The Importance of Teaching Children to Become Resilient

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By Joanna Miller

For us, as adults, it’s easy to get frustrated these days. Whether you are a big-picture person, looking at the trends in surveillance technology and “The Great Reset” hubris, or an ordinary person frustrated by spiking prices and constant supply headaches. Many of us have had to tap into our inner resources to stand resilient in the face of these challenges.

How can we teach kids to do the same? How do we teach our children the vital skill of resilience?

Helping your children find their tribe

Many of us found our friendships and family relationships changed over the past year. I know my children have dealt with the same thing. With remote schooling, they could not see friends in person anymore. My children found, after talking online, many of their friends held widely different views on what has been happening. For example, my children have had former friends tell them it’s the fault of “people like us” (the vaccine-hesitant) that old people are all dying.

It’s worth the effort to help your kids find at least one or two kids with similar interests and values. My daughter has a Canadian pen pal who is very like-minded. They don’t correspond super regularly, but it’s enough for my daughter to know she’s not alone. My boys know to practice OPSEC in general, but we know a couple of families in town around whom we can speak freely.  

Taking care of your own mental health will help your children

If you don’t lose it every time the power goes out or the toilet clogs, they probably won’t either. We had so many plumbing problems when I first got on septic. I was constantly plunging. There were plenty of tears and frustration at first, but as I got better at managing clogs, it just became more of a regular chore. These days, the kids only tell me about a clog if it’s a spectacularly bad one. Most of the time, they get the plunger and deal with it themselves. No drama.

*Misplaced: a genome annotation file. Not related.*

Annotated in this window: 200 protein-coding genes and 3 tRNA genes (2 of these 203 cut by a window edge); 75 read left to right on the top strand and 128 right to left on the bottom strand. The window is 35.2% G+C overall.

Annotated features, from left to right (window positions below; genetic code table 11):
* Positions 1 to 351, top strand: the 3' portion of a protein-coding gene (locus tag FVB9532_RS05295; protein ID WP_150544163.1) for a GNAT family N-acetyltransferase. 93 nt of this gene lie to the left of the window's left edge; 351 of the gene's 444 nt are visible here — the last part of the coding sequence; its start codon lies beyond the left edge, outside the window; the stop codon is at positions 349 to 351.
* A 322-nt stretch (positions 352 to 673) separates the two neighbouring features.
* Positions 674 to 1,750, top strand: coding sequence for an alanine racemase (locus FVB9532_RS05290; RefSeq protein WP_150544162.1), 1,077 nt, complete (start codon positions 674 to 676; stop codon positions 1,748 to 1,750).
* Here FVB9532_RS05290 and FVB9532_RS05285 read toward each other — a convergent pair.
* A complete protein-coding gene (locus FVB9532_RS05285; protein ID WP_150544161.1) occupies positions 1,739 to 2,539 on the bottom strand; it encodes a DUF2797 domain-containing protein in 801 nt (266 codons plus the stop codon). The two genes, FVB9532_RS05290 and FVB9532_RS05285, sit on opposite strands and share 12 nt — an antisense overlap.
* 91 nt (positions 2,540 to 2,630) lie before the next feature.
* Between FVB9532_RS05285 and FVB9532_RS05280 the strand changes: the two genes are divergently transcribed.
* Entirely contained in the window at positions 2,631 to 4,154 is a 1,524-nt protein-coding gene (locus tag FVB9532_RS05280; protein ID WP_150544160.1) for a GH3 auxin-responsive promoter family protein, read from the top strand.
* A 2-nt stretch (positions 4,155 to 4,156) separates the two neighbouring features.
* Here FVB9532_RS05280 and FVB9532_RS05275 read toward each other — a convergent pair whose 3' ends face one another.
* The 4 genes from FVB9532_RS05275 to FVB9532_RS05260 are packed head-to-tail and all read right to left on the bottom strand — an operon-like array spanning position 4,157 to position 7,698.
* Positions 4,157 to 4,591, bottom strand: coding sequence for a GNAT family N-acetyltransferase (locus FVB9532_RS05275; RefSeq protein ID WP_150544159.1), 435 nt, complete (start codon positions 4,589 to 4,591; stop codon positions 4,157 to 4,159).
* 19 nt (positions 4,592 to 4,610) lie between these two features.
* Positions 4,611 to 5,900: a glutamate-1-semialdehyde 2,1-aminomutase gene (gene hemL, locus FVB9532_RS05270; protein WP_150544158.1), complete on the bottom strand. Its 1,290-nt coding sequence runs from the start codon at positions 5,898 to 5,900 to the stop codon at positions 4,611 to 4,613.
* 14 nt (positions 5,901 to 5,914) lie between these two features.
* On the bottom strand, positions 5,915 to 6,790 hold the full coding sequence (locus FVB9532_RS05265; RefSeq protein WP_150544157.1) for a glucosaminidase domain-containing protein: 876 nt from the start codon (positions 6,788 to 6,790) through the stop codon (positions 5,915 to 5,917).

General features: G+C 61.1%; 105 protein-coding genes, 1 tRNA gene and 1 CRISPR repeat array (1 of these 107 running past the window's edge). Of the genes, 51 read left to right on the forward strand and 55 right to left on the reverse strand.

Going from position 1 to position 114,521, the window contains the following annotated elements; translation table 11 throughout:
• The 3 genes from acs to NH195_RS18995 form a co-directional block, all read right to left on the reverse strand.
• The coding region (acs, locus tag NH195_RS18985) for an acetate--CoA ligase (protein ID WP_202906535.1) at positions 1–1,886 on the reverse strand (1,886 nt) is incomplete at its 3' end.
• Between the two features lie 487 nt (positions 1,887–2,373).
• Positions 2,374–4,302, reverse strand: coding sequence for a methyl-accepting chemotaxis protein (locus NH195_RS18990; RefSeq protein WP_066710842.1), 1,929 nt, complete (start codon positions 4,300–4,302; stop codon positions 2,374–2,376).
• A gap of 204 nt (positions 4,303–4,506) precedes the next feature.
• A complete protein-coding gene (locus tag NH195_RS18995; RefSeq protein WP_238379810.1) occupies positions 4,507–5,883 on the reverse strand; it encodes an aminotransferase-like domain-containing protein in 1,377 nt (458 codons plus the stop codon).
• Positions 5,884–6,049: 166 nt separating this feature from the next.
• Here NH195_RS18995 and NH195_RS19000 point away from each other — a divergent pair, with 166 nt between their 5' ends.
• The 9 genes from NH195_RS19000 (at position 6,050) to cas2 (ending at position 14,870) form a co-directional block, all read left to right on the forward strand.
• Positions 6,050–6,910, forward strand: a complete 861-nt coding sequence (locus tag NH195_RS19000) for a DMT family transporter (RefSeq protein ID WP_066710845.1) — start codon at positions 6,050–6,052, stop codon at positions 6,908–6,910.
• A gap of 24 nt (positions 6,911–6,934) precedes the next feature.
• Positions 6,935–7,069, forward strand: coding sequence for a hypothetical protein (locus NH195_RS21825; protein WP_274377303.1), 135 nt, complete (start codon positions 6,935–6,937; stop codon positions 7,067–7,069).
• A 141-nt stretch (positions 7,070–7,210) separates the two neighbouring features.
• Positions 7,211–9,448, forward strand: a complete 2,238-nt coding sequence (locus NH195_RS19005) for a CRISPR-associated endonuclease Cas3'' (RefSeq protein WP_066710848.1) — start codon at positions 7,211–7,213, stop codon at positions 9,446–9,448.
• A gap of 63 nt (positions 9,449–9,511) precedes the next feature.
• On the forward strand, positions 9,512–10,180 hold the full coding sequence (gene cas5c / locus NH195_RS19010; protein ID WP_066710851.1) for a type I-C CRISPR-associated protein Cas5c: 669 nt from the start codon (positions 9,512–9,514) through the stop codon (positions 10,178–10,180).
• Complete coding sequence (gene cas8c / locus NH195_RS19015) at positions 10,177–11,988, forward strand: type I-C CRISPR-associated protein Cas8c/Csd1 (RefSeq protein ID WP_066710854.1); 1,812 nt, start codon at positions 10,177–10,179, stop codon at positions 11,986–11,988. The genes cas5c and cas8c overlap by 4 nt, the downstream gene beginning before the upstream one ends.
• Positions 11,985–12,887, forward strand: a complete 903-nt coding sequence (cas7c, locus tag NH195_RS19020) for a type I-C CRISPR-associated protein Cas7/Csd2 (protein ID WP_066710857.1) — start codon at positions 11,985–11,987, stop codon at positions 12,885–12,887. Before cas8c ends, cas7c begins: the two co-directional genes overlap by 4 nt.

The same mentality applies in terms of eating habits. If all of your meals are made “just right” at very set times, your kids will see you being picky about food and will be less likely to roll with changes. I’ve written before about spiking commodity prices and how most of us will have to make adjustments in terms of grocery shopping. Again, if you can handle these changes gracefully and be mentally resilient, your kids probably will too. 

Be honest without being alarming

I’m not a big fan of lying and saying everything is fine when it isn’t. It’s important to teach kids about disasters and crises without scaring them. Teenagers, in general, have pretty good BS detectors. I need to watch my mouth and avoid complaining too much because I don’t want to drag the family down with me. I try to be honest, and so far, my kids have handled changes in our routine as well as can be expected.

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For example, I have been making my own bread for well over a decade. However, I could not find yeast in the stores for months. Fortunately, one of my neighbors kept a sourdough starter and was willing to share it with me. We’ve been mainly eating sourdough ever since. My kids aren’t crazy about it, but they have seen the shelves at the store. 

They understand.

Get fit, stay fit

Exercise can be a great way to spend quality time with your children and learn about their abilities and skill levels. Bringing along a friend or two can be interesting, to observe how all the kids do with different group dynamics.  

I have three children, and my youngest child’s best friend, I’ll call him Joseph, is the oldest of three. We invited Joseph on a hike recently. I planned on a hike of approximately three miles at elevation. I know my children can do that because we’ve done many hikes similar to my planned one. I asked Joseph’s parents what they thought. They were willing to let Joseph give it a shot but cautioned me he’d never done anything like that before, he tended to get hot and tired quickly, and he may need his inhaler.

I packed plenty of water, snacks, and Gatorade and agreed that we would stop as soon as Joseph needed to. Well, not only did Joseph do the whole three miles, but he also climbed a lot of rocks along the trail and wanted to climb more. I had to be the one to call it quits, mostly because I wanted to drive home before rush hour.

Joseph’s parents and I learned a lot. We had a good discussion afterward. When Joseph saw his friend keeping up with older and taller teenagers, I’m pretty sure it motivated him far more than hiking with his little sisters. My kids enjoyed the hike because Joseph is a genuinely funny, interesting kid. I believe Joseph gained a lot of confidence. We all won.  

Wisely choosing your children’s entertainment can help

I am on the extremely strict end, in some ways. My children have a stupid phone to talk and send photos to friends. However, there is no Snapchat, TikTok, or Instagram. In general, if we want to socialize, we try to meet people in person. Otherwise, we watch DVDs or read books.